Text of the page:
The Igatpuri-Nashik-Sinnar investment region is an important node in the US$ 90 billion Delhi Mumbai Industrial Corridor Project.[41][better source needed]

There is a Hindustan Aeronautics Limited aircraft manufacturing plant 10 mi (16 km) from Nashik.[42] The Currency Note Press[43] and India Security Press are on Nashik Road, where Indian currency and government stamp papers are printed respectively.[44]

Existing industrial areas in Nashik district are Satpur, Ambad, Sinnar, Igatpuri, Dindori and Vinchur. The proposed areas are Additional Sinner and Malegaon MIDC.[45]

Apart from manufacturing, Nashik is an emerging investment destination for Information Technology companies. Tata Consultancy Services has invested in Nashik under the Government of India BPO promotion scheme (IBPS).[46] After Pune, Nashik is emerging as a promising hub for tech startups and innovation in India. The successful startups include ESDS Software Solutions, Winjit Technologies and Zabuza Labs. TCS has also set up Digital Impact Square, or DISQ, which is a social innovation center.[47]

Nashik has a textile industry.[4] National Bank for Agriculture and Rural Development has selected Yeola Block for development of Paithani Cluster.[4] To facilitate exports, a container freight station was started at MIDC Ambad by the Central Government.[48]

Wine industry

Wineyard in Nashik

Nashik has been described as "The Wine Capital of India" by Alok Chandra of Business Standard due to the numerous wineries in the district.[49] As of 2013, the Nashik region reportedly produced 10,000 tonnes of grapes per year.[50]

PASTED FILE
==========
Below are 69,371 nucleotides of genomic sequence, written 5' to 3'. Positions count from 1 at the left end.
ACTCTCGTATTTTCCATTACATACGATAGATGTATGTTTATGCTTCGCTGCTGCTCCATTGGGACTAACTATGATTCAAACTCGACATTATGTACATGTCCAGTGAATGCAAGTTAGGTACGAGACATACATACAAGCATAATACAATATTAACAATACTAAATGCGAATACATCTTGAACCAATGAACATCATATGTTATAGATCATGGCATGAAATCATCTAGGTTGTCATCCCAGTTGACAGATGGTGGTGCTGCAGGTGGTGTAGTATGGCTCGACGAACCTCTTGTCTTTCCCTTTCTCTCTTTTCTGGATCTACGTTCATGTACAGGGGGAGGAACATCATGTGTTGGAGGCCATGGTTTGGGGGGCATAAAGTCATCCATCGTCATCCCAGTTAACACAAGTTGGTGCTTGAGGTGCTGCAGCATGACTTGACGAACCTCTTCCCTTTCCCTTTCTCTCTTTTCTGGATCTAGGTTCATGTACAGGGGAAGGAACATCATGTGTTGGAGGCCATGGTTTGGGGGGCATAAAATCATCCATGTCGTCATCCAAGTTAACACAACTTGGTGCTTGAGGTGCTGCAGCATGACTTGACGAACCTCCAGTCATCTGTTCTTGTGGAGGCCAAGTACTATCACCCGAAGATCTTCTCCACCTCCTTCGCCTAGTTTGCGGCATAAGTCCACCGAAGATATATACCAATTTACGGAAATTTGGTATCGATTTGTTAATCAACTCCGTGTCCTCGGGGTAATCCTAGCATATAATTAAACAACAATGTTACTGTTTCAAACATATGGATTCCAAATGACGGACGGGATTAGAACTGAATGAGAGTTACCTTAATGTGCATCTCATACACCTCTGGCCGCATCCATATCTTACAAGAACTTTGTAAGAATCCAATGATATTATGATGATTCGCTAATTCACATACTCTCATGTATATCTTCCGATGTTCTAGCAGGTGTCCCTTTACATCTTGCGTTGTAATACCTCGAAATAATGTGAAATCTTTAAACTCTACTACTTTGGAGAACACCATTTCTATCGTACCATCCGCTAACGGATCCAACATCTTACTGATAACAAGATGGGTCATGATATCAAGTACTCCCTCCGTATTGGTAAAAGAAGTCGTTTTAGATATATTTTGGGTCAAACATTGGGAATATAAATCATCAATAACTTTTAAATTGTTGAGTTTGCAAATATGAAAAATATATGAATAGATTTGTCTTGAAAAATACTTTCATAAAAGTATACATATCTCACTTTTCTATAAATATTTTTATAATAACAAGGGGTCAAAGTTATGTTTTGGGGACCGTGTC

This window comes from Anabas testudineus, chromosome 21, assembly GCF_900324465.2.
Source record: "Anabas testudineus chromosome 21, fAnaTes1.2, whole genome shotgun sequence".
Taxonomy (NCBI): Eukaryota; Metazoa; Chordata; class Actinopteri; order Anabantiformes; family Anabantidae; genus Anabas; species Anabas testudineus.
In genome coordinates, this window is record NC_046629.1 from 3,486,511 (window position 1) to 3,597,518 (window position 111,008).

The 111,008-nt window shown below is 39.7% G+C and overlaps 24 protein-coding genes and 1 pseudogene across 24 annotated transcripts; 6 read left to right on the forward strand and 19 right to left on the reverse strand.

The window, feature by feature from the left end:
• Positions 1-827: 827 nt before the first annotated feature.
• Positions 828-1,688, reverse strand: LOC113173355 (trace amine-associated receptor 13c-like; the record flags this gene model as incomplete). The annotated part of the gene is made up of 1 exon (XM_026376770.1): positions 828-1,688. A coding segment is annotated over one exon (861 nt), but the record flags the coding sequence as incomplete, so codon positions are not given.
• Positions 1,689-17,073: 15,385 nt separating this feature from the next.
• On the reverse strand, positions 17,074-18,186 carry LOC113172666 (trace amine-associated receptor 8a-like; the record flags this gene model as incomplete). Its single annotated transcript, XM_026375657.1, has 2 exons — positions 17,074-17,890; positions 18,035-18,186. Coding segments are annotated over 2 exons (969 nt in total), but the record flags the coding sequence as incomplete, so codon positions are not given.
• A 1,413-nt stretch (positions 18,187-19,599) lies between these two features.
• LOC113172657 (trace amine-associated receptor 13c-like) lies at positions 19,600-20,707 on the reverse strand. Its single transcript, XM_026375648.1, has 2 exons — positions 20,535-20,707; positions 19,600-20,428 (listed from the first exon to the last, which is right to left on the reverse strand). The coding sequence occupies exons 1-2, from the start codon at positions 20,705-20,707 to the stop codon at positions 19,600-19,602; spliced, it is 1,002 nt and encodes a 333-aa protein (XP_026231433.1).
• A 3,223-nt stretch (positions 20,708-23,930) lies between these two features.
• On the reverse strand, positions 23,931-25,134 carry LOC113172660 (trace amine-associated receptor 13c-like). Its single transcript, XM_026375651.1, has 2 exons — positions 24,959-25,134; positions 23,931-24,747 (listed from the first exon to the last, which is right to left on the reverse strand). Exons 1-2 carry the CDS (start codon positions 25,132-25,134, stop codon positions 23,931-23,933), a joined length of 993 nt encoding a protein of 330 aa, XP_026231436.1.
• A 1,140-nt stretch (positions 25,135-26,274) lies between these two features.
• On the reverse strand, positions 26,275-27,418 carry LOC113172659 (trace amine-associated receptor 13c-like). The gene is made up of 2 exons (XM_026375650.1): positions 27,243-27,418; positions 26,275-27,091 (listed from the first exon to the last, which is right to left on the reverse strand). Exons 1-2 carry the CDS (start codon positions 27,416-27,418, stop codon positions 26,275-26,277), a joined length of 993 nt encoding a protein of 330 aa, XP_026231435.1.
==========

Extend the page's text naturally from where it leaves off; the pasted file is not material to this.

There are 22 wineries in Nashik, out of 46 wineries throughout India total.[51]

Nashik is home to several wine festivals, such as SulaFest in the harvest season.[52][53]


The city has two state-run universities, the Yashwantrao Chavan Maharashtra Open University and the Maharashtra University of Health Sciences.

See also

People from Nashik


  1. ^ "Cities having population 1 lakh and above" (PDF). Census of India 2011. The Registrar General & Census Commissioner, India. Retrieved 29 December 2012. 
  2. ^ "Major Agglomerations" (PDF). Retrieved 25 January 2014. 
  3. ^ "". Retrieved 2013-09-28. 
  4. ^ a b c "Overview of District". Official Website of Nashik District. Retrieved 2015-02-01. 
  5. ^ "geography". 
  6. ^ "geography". 
  7. ^ "Official WebSite of Nashik District". Archived from the original on 16 July 2011. Retrieved 2010-07-16. 
  8. ^ "History of Nashik". Retrieved 2010-07-16. 
  9. ^
  10. ^
  11. ^ Nashik Municipal Corporation
  12. ^ History | Official Website of District Court Of India
  13. ^ Nashik district court: Latest News, Videos and Nashik district court Photos | Times of India
  14. ^ "Concept Paper on Preparation of City Development Plan For Three Cities of Jharkhand Under Jawaharlal Nehru Urban Renewal Missi" (PDF). Retrieved 2010-07-16. 
  15. ^ "2011 Census Nashik". India 2011 Census. 
  16. ^ "Nashik City Population Census 2011 – Maharashtra". Retrieved 27 July 2015. 
  17. ^ Thomas Brinkhoff (2010-01-23). "The Principal Agglomerations of the World – Population Statistics & Maps". Retrieved 2010-07-16. 
  18. ^ K. C. Sivaramakrishnan. People's Participation in Urban Governance: A Comparative Study of the Working of Wards Committees in Karnataka, Kerala, Maharashtra and West Bengal. Concept Publishing Company, 1 Jan 2006. p. 230. Retrieved 20 July 2013.